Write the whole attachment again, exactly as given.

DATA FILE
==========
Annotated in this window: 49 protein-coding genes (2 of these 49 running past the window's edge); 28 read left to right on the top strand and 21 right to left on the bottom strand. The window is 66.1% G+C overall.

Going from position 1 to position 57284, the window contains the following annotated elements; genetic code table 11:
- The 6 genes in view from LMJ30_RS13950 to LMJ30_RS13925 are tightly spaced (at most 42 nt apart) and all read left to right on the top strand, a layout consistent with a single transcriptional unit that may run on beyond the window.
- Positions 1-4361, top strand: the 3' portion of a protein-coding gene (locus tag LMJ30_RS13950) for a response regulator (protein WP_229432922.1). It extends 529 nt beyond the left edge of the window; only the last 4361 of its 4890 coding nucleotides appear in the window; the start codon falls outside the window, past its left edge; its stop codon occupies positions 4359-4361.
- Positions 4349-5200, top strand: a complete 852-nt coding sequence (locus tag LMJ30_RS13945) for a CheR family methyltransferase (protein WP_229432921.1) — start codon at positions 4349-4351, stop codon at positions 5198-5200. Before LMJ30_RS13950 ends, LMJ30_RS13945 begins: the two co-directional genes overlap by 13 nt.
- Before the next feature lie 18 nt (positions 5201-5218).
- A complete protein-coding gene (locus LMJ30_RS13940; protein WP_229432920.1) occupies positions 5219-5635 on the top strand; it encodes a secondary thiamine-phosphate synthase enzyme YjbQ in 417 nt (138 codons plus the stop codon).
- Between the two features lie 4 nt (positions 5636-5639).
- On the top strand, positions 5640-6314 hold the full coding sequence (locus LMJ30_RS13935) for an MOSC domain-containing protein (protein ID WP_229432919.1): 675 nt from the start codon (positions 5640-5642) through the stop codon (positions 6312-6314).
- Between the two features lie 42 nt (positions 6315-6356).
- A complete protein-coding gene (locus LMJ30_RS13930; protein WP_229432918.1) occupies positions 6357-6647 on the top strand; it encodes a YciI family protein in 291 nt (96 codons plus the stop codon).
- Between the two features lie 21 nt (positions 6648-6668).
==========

Annotated in this window: 49 protein-coding genes (2 of these 49 running past the window's edge); 28 read left to right on the top strand and 21 right to left on the bottom strand. The window is 66.1% G+C overall.

Going from position 1 to position 57284, the window contains the following annotated elements; genetic code table 11:
- The 6 genes in view from LMJ30_RS13950 to LMJ30_RS13925 are tightly spaced (at most 42 nt apart) and all read left to right on the top strand, a layout consistent with a single transcriptional unit that may run on beyond the window.
- Positions 1-4361, top strand: the 3' portion of a protein-coding gene (locus tag LMJ30_RS13950) for a response regulator (protein WP_229432922.1). It extends 529 nt beyond the left edge of the window; only the last 4361 of its 4890 coding nucleotides appear in the window; the start codon falls outside the window, past its left edge; its stop codon occupies positions 4359-4361.
- Positions 4349-5200, top strand: a complete 852-nt coding sequence (locus tag LMJ30_RS13945) for a CheR family methyltransferase (protein WP_229432921.1) — start codon at positions 4349-4351, stop codon at positions 5198-5200. Before LMJ30_RS13950 ends, LMJ30_RS13945 begins: the two co-directional genes overlap by 13 nt.
- Before the next feature lie 18 nt (positions 5201-5218).
- A complete protein-coding gene (locus LMJ30_RS13940; protein WP_229432920.1) occupies positions 5219-5635 on the top strand; it encodes a secondary thiamine-phosphate synthase enzyme YjbQ in 417 nt (138 codons plus the stop codon).
- Between the two features lie 4 nt (positions 5636-5639).
- On the top strand, positions 5640-6314 hold the full coding sequence (locus LMJ30_RS13935) for an MOSC domain-containing protein (protein ID WP_229432919.1): 675 nt from the start codon (positions 5640-5642) through the stop codon (positions 6312-6314).
- Between the two features lie 42 nt (positions 6315-6356).
- A complete protein-coding gene (locus LMJ30_RS13930; protein WP_229432918.1) occupies positions 6357-6647 on the top strand; it encodes a YciI family protein in 291 nt (96 codons plus the stop codon).
- Between the two features lie 21 nt (positions 6648-6668).